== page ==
Agility: Competition Basics


In its simplest form, an agility course consists of a set of standard obstacles laid out by an agility judge in a design of his/her own choosing on a roughly 100 by 100 foot area, with numbers indicating the order in which the dog must complete the obstacles.

In competition, the handler must analyze the course, decide on handling strategies, and direct the dog through the course. Precision and speed are equally important. Many strategies exist to compensate for the inherent difference in human and dog speeds and the strengths and weaknesses of the various dogs and handlers.

Because each course is different, handlers are allowed a short walk-through before the competition starts. During this time, all handlers competing in a particular class can walk or run around the course without their dogs, determining how they can best position themselves and guide their dogs to get the most accurate and rapid path around the numbered obstacles.

The walk-through is critical for success because the course’s path takes various turns. The course may take a U turn, cross back on itself, use the same obstacle more than once, have two obstacles so close to each other that the dog and handler must be able to clearly “discriminate” which to take. The course can even be arranged so that the handler must work with obstacles between himself and the dog or at a great distance from the dog.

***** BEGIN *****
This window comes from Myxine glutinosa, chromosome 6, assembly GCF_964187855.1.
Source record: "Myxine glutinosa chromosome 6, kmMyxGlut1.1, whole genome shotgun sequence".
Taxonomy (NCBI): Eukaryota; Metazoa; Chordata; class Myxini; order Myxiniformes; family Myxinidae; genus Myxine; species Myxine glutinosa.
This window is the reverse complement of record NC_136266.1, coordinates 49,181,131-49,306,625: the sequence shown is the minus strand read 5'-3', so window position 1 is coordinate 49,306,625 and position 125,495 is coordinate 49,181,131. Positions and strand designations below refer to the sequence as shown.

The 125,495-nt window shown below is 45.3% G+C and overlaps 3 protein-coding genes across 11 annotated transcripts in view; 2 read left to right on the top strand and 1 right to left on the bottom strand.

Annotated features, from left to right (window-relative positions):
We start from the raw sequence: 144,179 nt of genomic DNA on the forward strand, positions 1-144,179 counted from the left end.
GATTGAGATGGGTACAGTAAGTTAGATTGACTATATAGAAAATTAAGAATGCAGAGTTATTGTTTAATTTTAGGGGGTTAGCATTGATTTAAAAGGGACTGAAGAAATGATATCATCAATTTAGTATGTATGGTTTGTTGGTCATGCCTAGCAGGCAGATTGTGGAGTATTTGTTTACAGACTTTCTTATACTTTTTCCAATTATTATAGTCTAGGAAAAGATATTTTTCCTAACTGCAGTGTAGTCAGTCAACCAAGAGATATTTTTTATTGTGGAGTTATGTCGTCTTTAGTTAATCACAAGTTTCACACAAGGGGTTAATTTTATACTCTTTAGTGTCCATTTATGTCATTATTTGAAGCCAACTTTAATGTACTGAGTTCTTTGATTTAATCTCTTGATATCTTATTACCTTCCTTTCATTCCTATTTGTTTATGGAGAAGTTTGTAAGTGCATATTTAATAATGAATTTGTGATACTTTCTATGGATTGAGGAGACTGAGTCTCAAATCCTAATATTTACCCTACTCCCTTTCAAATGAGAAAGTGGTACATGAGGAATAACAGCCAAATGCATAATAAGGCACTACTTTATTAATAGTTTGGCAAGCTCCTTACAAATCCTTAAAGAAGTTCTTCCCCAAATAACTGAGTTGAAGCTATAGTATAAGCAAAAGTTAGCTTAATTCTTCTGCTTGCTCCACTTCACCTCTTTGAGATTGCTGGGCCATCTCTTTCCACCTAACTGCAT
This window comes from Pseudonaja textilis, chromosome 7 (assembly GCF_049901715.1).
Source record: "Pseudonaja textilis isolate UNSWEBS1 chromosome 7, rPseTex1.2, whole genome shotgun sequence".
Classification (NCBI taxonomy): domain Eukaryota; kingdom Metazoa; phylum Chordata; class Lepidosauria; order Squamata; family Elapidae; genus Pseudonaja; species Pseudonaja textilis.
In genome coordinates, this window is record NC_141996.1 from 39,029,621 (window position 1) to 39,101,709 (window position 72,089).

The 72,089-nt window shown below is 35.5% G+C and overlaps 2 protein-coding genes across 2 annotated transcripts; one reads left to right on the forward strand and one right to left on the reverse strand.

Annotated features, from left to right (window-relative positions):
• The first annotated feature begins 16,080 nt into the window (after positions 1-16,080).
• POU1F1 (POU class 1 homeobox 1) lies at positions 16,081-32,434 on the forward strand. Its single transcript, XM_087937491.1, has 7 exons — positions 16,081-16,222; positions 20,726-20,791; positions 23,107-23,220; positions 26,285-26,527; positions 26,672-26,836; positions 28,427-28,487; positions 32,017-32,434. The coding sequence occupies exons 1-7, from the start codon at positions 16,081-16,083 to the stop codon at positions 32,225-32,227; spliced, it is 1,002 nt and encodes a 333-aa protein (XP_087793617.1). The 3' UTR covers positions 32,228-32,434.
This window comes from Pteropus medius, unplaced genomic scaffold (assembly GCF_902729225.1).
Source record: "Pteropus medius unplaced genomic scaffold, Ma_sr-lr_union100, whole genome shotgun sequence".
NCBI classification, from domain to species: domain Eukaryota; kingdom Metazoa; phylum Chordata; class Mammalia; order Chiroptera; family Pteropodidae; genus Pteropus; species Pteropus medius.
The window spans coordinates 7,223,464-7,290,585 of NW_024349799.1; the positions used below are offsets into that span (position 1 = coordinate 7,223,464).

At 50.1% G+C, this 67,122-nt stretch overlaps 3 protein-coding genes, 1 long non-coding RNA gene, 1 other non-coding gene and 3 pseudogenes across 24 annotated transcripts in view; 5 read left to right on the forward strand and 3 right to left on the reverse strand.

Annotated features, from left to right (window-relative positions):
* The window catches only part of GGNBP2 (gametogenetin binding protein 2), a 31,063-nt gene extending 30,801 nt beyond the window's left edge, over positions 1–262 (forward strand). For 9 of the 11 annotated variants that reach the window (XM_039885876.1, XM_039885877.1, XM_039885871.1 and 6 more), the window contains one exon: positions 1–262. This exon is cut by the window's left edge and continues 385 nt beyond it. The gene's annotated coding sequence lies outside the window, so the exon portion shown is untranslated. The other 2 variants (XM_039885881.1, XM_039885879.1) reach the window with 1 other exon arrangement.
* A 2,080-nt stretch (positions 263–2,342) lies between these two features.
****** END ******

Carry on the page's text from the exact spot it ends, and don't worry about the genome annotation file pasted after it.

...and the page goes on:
Printed maps of the agility course are often made available to the handlers before they run, to help the handlers plan their course strategy. The course map contains icons indicating the position and orientation of all the obstacles, and numbers indicating the order in which the obstacles are to be taken.

Each dog and handler team gets one opportunity to attempt to complete the course successfully. The dog begins behind a starting line and, when instructed by his handler, proceeds around the course. The handler typically runs near the dog, directing the dog with spoken commands and with body language (the position of head, arms, shoulders, and feet).